Honorable Riverton City Councilmembers and Residents:
It is after extensive consultation with city staff, a review of our long-range and strategic plans, and identifying multiple cost-reducing proposals that I am prepared to submit to you the fiscal year 2022 Mayor’s Budget for your consideration.
The last fiscal year has come with considerable challenges and headwinds due to the global pandemic, resulting in stalled development and decreased revenue. Further, recently commissioned rate studies have come back with substantial rate increase recommendations for our culinary and secondary water funds. Additionally, new state requirements for secondary water metering have put new pressures on the budget.
I am happy to report that our residents, businesses, and this government have demonstrated an incredible resiliency in the face of these challenges with improving physical and economic health. Our city maintains a AAA credit rating. Sales tax revenues have grown by 56% since 2016, approaching almost $9.2 million. With a clear mission statement and strategic plan that prioritizes continuous innovation and improvement, the city has undergone an extensive reorganization effort that along with some planned retirements has resulted in a net reduction of 6.5 employees, saving nearly $1 million. Our incredible employees that number 160 full time equivalents (FTEs), represents 3.49 FTEs per 1000 in population – the lowest count compared to any city in the region. Remarkably, our year over year budgeted general fund expenditures, which in my opinion is the best barometer of the fiscal discipline of a city, is down from $11.8 million to $11.5 million!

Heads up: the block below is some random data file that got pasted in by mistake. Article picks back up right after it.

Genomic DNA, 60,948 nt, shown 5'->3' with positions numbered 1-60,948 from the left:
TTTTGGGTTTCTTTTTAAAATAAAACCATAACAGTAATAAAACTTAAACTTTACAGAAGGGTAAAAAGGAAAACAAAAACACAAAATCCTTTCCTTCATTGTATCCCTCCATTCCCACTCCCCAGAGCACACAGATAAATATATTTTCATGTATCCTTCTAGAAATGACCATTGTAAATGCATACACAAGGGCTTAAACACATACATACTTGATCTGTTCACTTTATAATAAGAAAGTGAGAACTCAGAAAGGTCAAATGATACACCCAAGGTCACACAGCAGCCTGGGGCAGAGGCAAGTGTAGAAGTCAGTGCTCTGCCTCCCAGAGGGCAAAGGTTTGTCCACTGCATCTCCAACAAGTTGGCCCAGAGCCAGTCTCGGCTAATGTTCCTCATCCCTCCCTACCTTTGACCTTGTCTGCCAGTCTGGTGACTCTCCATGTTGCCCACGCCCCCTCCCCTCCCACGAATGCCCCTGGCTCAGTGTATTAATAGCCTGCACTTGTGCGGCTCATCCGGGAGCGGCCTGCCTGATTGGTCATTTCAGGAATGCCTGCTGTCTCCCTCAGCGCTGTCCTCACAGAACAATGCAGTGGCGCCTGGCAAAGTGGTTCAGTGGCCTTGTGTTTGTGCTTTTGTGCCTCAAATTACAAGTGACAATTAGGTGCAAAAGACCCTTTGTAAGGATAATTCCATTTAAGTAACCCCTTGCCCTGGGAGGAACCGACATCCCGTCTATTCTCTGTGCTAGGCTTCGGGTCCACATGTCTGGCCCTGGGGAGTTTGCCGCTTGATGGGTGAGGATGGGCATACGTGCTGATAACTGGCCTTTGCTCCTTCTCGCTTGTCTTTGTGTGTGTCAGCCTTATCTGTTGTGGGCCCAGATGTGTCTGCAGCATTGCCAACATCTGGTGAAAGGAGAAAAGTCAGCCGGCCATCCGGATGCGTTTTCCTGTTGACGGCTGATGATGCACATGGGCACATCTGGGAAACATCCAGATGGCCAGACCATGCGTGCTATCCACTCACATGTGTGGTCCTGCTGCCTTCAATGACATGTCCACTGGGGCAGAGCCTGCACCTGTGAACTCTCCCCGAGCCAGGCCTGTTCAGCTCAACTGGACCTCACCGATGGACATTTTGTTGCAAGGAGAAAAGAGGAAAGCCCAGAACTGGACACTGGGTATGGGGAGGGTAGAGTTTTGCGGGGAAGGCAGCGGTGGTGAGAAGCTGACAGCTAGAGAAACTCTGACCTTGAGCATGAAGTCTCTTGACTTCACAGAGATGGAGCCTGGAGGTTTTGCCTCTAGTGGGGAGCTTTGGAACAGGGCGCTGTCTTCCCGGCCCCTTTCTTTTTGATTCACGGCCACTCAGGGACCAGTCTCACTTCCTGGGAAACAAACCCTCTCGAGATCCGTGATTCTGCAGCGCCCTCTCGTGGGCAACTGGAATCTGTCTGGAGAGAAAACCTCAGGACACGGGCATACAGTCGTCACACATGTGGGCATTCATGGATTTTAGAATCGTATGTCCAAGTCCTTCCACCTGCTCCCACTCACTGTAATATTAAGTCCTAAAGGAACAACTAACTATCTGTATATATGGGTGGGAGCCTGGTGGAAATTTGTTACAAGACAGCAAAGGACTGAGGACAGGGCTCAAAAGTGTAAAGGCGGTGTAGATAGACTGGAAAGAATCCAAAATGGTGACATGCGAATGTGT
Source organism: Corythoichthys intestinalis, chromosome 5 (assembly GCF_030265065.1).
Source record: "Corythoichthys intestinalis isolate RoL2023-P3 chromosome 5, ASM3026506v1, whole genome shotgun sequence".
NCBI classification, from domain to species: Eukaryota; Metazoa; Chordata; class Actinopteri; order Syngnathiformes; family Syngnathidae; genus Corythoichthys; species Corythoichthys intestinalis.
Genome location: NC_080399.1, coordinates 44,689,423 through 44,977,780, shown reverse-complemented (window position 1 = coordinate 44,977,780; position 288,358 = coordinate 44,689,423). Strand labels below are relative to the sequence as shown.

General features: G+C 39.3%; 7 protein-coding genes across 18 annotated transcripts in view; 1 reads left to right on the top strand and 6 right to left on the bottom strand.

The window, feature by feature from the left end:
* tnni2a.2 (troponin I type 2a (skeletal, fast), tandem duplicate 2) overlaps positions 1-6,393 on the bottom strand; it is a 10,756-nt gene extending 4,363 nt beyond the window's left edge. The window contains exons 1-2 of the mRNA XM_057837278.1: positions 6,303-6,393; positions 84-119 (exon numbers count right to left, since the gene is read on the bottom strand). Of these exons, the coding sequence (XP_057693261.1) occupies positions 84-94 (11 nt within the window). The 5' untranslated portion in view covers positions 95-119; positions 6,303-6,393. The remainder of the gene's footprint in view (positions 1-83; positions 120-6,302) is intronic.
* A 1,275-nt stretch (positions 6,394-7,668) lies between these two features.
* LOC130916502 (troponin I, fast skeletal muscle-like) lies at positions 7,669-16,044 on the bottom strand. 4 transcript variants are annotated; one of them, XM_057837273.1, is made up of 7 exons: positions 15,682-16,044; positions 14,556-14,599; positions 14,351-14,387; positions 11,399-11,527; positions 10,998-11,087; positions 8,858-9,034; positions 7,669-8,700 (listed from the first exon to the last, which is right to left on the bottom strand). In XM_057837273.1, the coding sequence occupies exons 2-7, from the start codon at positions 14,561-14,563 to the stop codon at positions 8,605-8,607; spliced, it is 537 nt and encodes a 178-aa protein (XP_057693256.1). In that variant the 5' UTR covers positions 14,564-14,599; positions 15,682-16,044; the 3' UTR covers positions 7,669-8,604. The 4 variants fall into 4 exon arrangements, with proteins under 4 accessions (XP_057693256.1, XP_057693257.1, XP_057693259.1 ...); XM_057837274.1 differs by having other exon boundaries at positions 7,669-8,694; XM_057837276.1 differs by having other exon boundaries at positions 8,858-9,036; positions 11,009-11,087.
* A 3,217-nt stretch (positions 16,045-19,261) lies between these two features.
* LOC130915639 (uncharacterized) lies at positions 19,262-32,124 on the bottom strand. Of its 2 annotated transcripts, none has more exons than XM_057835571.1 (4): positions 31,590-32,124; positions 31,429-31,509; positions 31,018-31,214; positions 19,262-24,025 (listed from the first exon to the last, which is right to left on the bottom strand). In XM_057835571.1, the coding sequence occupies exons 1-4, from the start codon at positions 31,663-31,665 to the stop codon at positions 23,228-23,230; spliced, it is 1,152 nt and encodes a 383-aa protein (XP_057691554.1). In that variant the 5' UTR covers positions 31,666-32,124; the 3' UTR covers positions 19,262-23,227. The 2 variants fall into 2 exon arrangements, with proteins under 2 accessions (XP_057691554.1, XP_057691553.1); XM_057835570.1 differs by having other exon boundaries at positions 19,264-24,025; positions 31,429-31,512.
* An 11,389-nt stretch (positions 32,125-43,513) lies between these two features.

These positive developments have created an opportunity to innovate and save residents money. In this budget I am proposing that all stormwater operational costs be rolled into our general fund and use the projected $5 per month savings for our residents to shore up our water and sanitation funds. Given the prospect for sales tax revenue increases, with the addition of more retail development, and the potential for additional savings from projects described below, I believe our enterprise funds can operate with these proposed rates for some time.
Here are a few of the other highlights for this budget proposal:
- Total budgeted expenditures, excluding transfers and additions to fund balance are $51 million, compared to last year’s total budget of $59 million.